Elocutionary Arts

Exploring the lost practices and performers of recitation

Four boys and four girls stood up one by one and gave their declamations.  About the middle of the program my name was called. I walked to the center of the platform feeling good that what I had to remember was only half as long as some of the others. I blurted out my opening sentences wondering how it sounded to the people out there. Near the middle of my declamation I had to stop. I didn’t know what was coming next. I reached up and around and somehow my mind pulled down what I wanted and I went on to the end and gave “The world moves!” fierce and fast like a shot in the dark and saw more faces laughing than sober.

—Carl Sandburg, Always the Young Strangers (1953)

Four boys and four girls stood up one by one and gave their declamations.  About the middle of the program my name was called. I walked to the center of the platform feeling good that what I had to remember was only half as long as some of the others. I blurted out my opening sentences wondering how it sounded to the people out there. Near the middle of my declamation I had to stop. I didn’t know what was coming next. I reached up and around and somehow my mind pulled down what I wanted and I went on to the end and gave “The world moves!” fierce and fast like a shot in the dark and saw more faces laughing than sober.

Carl Sandburg, Always the Young Strangers (1953)

Charles Dickens reading.
Poses from The Peerless Reciter, or, popular program; containing the choicest recitations and readings from the best authors, for schools, public entertainments, social gatherings, Sunday schools, etc., including recitals in prose and verse, selections with musical accompaniments, dialogues, dramas, tableaux, etc., etc. together with rules and instructions for gesture, expression, and cultivation of the voice (1894). Compiled and edited by Henry Davenport Northrop.

Poses from The Peerless Reciter, or, popular program; containing the choicest recitations and readings from the best authors, for schools, public entertainments, social gatherings, Sunday schools, etc., including recitals in prose and verse, selections with musical accompaniments, dialogues, dramas, tableaux, etc., etc. together with rules and instructions for gesture, expression, and cultivation of the voice (1894). Compiled and edited by Henry Davenport Northrop.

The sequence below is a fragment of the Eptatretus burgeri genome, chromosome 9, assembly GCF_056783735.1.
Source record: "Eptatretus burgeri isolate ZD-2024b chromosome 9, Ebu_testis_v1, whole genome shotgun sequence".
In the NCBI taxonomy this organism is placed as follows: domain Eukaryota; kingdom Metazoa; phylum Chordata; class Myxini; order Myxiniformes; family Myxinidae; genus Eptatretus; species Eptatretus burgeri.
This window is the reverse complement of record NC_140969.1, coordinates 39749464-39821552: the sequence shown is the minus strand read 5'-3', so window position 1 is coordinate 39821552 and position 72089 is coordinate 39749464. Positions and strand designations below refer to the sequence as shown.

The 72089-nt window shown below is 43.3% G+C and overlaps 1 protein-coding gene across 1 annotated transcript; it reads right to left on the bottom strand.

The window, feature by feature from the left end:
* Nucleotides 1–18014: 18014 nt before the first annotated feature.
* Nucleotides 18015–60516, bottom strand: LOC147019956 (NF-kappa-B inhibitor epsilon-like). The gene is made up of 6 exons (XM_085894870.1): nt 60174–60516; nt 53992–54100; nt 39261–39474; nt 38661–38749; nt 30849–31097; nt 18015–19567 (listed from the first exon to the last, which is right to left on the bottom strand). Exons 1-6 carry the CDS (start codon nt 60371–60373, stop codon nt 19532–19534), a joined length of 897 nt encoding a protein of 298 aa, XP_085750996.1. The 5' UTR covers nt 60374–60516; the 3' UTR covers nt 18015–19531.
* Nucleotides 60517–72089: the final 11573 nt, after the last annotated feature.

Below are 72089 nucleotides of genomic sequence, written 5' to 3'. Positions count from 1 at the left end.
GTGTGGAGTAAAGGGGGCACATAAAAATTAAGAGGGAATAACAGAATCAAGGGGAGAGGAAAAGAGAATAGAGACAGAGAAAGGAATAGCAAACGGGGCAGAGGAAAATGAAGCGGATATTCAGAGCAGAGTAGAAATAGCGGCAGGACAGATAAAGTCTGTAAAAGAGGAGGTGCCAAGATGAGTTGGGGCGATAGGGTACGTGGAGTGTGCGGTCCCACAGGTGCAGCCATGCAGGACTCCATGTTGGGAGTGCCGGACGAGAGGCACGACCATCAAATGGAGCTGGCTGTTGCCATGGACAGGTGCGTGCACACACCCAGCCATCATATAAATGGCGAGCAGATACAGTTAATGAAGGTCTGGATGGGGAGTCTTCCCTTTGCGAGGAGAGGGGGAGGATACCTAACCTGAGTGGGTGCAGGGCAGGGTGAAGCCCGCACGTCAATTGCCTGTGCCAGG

Poses from The Peerless Reciter, or, popular program; containing the choicest recitations and readings from the best authors, for schools, public entertainments, social gatherings, Sunday schools, etc., including recitals in prose and verse, selections with musical accompaniments, dialogues, dramas, tableaux, etc., etc. together with rules and instructions for gesture, expression, and cultivation of the voice (1894). Compiled and edited by Henry Davenport Northrop.

Poses from The Peerless Reciter, or, popular program; containing the choicest recitations and readings from the best authors, for schools, public entertainments, social gatherings, Sunday schools, etc., including recitals in prose and verse, selections with musical accompaniments, dialogues, dramas, tableaux, etc., etc. together with rules and instructions for gesture, expression, and cultivation of the voice (1894). Compiled and edited by Henry Davenport Northrop.

1909 Obituary for Anna Randall-Diehl, elocutionist, author, club woman, and Shakespeare advocate.

1909 Obituary for Anna Randall-Diehl, elocutionist, author, club woman, and Shakespeare advocate.

Postcard for the Bard Avon School, Baltimore, Maryland.  The Bard Avon School originated as a school of expression and lasted until ca. 1933.  The school was under the direction of one of its graduates, Kathryn Howard Lowes (1892–1959), who purchased it in 1920.   By the 1940s, it was a business and secretarial school.

Postcard for the Bard Avon School, Baltimore, Maryland.  The Bard Avon School originated as a school of expression and lasted until ca. 1933.  The school was under the direction of one of its graduates, Kathryn Howard Lowes (1892–1959), who purchased it in 1920.   By the 1940s, it was a business and secretarial school.

Original location for the Plonk School of Creative Arts in Asheville, NC.  A private home turned into the Grove Park School for girls became the location for a school of expression beginning in 1929.  Sisters Laura and Lillian Plonk moved their Summer Workshop on “speech, drama and living,” affiliated with the Curry School of Expression in Boston, there.   In 1941, the Plonk School moved to the location on the 1961 flier below, and the original house became the Albemarle Inn.  In 1943, the Inn housed Hungarian composer Béla Bartok, who worked on his Third Piano Concerto there.

[Full flier and more information at North Carolina Miscellany]

1894 advertisment in Werner’s Magazine for Edwin S. Johnston’s Johnston Philadelphia Institute for the Permanent Cure of Stammering, Stuttering, and All Other Defects in Articulation.  Johnston, a stutterer, reportedly cured himself, then opened an institute to share his method.  It lasted until around 1904.  Werner’s Magazine published numerous articles on stuttering.